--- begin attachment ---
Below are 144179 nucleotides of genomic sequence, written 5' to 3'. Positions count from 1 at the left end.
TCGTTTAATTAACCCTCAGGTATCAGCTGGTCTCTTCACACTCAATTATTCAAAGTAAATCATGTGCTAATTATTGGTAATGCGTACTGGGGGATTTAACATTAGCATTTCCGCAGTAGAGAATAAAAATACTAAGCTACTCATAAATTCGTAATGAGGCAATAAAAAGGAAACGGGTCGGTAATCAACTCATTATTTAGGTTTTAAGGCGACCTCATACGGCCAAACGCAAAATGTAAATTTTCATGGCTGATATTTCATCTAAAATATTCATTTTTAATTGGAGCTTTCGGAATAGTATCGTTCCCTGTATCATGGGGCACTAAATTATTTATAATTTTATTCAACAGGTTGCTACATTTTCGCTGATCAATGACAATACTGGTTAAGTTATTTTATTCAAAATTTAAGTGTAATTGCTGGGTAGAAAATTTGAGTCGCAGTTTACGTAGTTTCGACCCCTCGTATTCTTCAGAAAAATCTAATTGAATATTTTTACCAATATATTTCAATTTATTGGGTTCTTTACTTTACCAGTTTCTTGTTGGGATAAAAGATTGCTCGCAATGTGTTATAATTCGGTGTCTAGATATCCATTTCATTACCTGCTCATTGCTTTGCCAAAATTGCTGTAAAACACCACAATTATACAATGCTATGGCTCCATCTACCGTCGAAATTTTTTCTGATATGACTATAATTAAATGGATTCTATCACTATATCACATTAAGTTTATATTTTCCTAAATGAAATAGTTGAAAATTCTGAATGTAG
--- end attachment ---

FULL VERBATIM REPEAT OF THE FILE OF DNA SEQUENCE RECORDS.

Below are 144179 nucleotides of genomic sequence, written 5' to 3'. Positions count from 1 at the left end.
TCGTTTAATTAACCCTCAGGTATCAGCTGGTCTCTTCACACTCAATTATTCAAAGTAAATCATGTGCTAATTATTGGTAATGCGTACTGGGGGATTTAACATTAGCATTTCCGCAGTAGAGAATAAAAATACTAAGCTACTCATAAATTCGTAATGAGGCAATAAAAAGGAAACGGGTCGGTAATCAACTCATTATTTAGGTTTTAAGGCGACCTCATACGGCCAAACGCAAAATGTAAATTTTCATGGCTGATATTTCATCTAAAATATTCATTTTTAATTGGAGCTTTCGGAATAGTATCGTTCCCTGTATCATGGGGCACTAAATTATTTATAATTTTATTCAACAGGTTGCTACATTTTCGCTGATCAATGACAATACTGGTTAAGTTATTTTATTCAAAATTTAAGTGTAATTGCTGGGTAGAAAATTTGAGTCGCAGTTTACGTAGTTTCGACCCCTCGTATTCTTCAGAAAAATCTAATTGAATATTTTTACCAATATATTTCAATTTATTGGGTTCTTTACTTTACCAGTTTCTTGTTGGGATAAAAGATTGCTCGCAATGTGTTATAATTCGGTGTCTAGATATCCATTTCATTACCTGCTCATTGCTTTGCCAAAATTGCTGTAAAACACCACAATTATACAATGCTATGGCTCCATCTACCGTCGAAATTTTTTCTGATATGACTATAATTAAATGGATTCTATCACTATATCACATTAAGTTTATATTTTCCTAAATGAAATAGTTGAAAATTCTGAATGTAG